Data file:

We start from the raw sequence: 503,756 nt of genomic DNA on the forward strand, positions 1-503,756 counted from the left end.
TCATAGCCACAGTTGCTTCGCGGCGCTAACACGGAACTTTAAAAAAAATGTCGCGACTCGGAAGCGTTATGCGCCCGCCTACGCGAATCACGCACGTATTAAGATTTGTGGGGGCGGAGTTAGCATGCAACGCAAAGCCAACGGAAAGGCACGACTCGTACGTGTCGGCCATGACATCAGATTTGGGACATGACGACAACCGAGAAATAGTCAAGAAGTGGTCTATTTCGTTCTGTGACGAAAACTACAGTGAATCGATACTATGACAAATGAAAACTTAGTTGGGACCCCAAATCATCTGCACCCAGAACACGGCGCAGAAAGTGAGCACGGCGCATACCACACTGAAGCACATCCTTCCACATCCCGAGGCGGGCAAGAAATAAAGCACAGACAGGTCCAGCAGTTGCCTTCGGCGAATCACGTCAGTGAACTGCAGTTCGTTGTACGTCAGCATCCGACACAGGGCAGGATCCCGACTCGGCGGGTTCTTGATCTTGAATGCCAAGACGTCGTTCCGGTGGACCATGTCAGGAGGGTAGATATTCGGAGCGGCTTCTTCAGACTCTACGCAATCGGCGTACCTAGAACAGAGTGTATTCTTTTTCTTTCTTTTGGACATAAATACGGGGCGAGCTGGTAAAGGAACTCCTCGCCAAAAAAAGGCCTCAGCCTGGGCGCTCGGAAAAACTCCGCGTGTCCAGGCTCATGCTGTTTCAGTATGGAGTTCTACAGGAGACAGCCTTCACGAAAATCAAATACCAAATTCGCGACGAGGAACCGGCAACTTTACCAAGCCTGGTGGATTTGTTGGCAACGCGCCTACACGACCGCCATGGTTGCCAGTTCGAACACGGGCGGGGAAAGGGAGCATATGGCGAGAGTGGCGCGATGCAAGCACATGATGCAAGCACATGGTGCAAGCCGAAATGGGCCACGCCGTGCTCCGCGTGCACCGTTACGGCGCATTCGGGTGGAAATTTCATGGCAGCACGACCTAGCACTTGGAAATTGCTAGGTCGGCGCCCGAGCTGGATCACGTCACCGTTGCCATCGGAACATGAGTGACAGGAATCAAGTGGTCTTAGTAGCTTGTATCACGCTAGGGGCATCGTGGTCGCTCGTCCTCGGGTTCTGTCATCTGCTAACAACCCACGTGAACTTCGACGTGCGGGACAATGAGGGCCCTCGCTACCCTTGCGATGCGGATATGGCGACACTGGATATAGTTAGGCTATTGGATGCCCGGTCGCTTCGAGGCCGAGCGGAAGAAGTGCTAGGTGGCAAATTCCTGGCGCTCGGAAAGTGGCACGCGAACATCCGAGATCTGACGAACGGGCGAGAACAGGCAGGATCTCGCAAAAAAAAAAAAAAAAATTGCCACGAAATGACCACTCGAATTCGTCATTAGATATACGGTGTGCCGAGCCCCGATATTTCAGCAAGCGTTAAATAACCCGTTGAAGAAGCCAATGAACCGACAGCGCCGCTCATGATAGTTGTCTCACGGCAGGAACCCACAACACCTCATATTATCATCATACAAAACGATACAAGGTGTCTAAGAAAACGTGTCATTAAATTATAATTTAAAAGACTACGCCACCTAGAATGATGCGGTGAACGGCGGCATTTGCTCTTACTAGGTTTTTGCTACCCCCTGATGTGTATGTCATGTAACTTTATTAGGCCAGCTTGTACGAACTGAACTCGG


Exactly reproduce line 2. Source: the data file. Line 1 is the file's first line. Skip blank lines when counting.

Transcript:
TCATAGCCACAGTTGCTTCGCGGCGCTAACACGGAACTTTAAAAAAAATGTCGCGACTCGGAAGCGTTATGCGCCCGCCTACGCGAATCACGCACGTATTAAGATTTGTGGGGGCGGAGTTAGCATGCAACGCAAAGCCAACGGAAAGGCACGACTCGTACGTGTCGGCCATGACATCAGATTTGGGACATGACGACAACCGAGAAATAGTCAAGAAGTGGTCTATTTCGTTCTGTGACGAAAACTACAGTGAATCGATACTATGACAAATGAAAACTTAGTTGGGACCCCAAATCATCTGCACCCAGAACACGGCGCAGAAAGTGAGCACGGCGCATACCACACTGAAGCACATCCTTCCACATCCCGAGGCGGGCAAGAAATAAAGCACAGACAGGTCCAGCAGTTGCCTTCGGCGAATCACGTCAGTGAACTGCAGTTCGTTGTACGTCAGCATCCGACACAGGGCAGGATCCCGACTCGGCGGGTTCTTGATCTTGAATGCCAAGACGTCGTTCCGGTGGACCATGTCAGGAGGGTAGATATTCGGAGCGGCTTCTTCAGACTCTACGCAATCGGCGTACCTAGAACAGAGTGTATTCTTTTTCTTTCTTTTGGACATAAATACGGGGCGAGCTGGTAAAGGAACTCCTCGCCAAAAAAAGGCCTCAGCCTGGGCGCTCGGAAAAACTCCGCGTGTCCAGGCTCATGCTGTTTCAGTATGGAGTTCTACAGGAGACAGCCTTCACGAAAATCAAATACCAAATTCGCGACGAGGAACCGGCAACTTTACCAAGCCTGGTGGATTTGTTGGCAACGCGCCTACACGACCGCCATGGTTGCCAGTTCGAACACGGGCGGGGAAAGGGAGCATATGGCGAGAGTGGCGCGATGCAAGCACATGATGCAAGCACATGGTGCAAGCCGAAATGGGCCACGCCGTGCTCCGCGTGCACCGTTACGGCGCATTCGGGTGGAAATTTCATGGCAGCACGACCTAGCACTTGGAAATTGCTAGGTCGGCGCCCGAGCTGGATCACGTCACCGTTGCCATCGGAACATGAGTGACAGGAATCAAGTGGTCTTAGTAGCTTGTATCACGCTAGGGGCATCGTGGTCGCTCGTCCTCGGGTTCTGTCATCTGCTAACAACCCACGTGAACTTCGACGTGCGGGACAATGAGGGCCCTCGCTACCCTTGCGATGCGGATATGGCGACACTGGATATAGTTAGGCTATTGGATGCCCGGTCGCTTCGAGGCCGAGCGGAAGAAGTGCTAGGTGGCAAATTCCTGGCGCTCGGAAAGTGGCACGCGAACATCCGAGATCTGACGAACGGGCGAGAACAGGCAGGATCTCGCAAAAAAAAAAAAAAAAATTGCCACGAAATGACCACTCGAATTCGTCATTAGATATACGGTGTGCCGAGCCCCGATATTTCAGCAAGCGTTAAATAACCCGTTGAAGAAGCCAATGAACCGACAGCGCCGCTCATGATAGTTGTCTCACGGCAGGAACCCACAACACCTCATATTATCATCATACAAAACGATACAAGGTGTCTAAGAAAACGTGTCATTAAATTATAATTTAAAAGACTACGCCACCTAGAATGATGCGGTGAACGGCGGCATTTGCTCTTACTAGGTTTTTGCTACCCCCTGATGTGTATGTCATGTAACTTTATTAGGCCAGCTTGTACGAACTGAACTCGG